• Establish a G20 Energy Task Force responsible for strategic thinking (to develop a coherent vision and to propose reforms and innovations to deal with gaps and overlaps, focused on the transition to sustainable energy).
  • Establish a new policy coordination entity reviewing spillovers for the nexus of fiscal, water, agriculture and environment issues.
  • Create a coordinating agency and monitoring mechanisms to assess and share national initiatives.
  • Establish a research and development collaborative with results available license- and patent-free. The emphasis would be on securing carbon-free energy. Members would fund research to be performed in institutes in their own countries, with results shared freely. The headquarters should be in China.
  • Form a G20 Cities Working Group focused on implementing near-term practical changes.

The G20 is in need of some successes. Its experience with inefficient fossil fuel subsidies does not engender confidence. It appears that despite the apparently conflicting interests of exporting and importing countries, there are sufficient common interests for a winning G20 initiative. Given the energy security and environmental challenges facing China, its 2016 G20 presidency may generate new constructive initiatives to fill the gap in global energy governance.he G20 as a Lever for Progress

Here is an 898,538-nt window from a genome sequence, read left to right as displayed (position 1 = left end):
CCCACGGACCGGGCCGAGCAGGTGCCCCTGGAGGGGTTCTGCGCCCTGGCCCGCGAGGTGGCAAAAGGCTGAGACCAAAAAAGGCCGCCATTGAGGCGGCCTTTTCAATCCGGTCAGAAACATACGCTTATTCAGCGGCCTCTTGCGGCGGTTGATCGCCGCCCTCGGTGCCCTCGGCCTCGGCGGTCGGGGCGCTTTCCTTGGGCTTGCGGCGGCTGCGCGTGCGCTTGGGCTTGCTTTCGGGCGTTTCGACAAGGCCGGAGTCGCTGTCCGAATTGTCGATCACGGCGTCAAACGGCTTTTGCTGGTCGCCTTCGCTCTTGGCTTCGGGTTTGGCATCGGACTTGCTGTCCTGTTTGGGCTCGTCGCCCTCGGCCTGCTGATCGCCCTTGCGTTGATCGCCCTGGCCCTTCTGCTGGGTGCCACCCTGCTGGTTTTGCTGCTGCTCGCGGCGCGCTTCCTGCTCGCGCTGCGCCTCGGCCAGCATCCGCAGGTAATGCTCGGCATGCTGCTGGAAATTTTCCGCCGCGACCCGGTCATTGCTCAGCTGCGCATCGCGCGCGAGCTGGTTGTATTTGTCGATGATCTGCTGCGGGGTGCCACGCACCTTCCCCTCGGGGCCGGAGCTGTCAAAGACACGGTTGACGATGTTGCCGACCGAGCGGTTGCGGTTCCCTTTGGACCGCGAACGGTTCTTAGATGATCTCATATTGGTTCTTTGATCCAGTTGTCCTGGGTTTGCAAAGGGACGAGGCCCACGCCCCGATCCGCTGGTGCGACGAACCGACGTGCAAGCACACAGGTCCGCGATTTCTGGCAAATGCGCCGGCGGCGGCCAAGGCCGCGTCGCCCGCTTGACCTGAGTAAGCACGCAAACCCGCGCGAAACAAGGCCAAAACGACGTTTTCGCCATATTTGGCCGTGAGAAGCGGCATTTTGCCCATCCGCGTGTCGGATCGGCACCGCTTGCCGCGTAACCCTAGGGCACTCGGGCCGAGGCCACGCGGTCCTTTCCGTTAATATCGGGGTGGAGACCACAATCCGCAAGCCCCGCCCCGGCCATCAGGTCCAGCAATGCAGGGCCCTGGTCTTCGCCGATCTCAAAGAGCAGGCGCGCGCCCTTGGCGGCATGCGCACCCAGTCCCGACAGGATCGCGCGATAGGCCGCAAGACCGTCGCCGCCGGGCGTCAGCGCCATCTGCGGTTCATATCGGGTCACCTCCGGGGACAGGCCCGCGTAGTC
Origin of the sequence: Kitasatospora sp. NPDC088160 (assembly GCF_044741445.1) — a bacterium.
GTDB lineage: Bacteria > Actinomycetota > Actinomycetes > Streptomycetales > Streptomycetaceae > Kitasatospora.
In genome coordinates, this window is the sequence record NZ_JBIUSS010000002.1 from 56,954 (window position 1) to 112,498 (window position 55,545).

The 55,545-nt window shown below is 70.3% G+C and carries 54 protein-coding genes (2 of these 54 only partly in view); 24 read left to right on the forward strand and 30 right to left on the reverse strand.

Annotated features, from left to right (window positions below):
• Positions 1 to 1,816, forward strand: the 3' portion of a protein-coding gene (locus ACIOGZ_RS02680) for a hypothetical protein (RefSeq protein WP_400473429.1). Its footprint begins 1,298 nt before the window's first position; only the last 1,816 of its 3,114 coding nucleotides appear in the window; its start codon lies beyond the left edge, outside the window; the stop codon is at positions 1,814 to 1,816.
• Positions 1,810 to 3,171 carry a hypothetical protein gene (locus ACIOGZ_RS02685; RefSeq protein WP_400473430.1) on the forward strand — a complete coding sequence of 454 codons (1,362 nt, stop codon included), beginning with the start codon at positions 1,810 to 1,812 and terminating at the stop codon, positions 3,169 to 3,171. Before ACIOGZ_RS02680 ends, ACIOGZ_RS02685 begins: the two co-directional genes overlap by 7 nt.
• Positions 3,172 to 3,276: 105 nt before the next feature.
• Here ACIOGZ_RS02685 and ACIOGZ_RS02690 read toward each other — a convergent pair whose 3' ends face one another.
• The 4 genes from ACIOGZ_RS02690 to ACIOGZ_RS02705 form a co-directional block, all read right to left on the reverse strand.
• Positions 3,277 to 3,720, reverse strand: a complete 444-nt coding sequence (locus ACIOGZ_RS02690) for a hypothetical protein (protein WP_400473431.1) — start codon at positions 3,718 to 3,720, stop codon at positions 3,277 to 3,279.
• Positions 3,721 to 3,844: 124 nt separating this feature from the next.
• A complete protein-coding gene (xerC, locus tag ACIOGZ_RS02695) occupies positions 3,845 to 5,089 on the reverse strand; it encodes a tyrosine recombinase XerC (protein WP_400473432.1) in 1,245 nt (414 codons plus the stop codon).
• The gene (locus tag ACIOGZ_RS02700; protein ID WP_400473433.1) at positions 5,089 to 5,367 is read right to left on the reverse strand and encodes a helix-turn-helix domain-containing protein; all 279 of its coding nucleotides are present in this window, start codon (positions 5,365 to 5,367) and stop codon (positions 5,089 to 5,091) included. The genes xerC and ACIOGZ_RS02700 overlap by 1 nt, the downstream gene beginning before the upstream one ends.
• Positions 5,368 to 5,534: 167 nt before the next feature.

About the Author

Barry Carin is a Senior Fellow at CIGI and adjunct professor at the University of Victoria, and has previously served in a number of senior positions in the Canadian Government.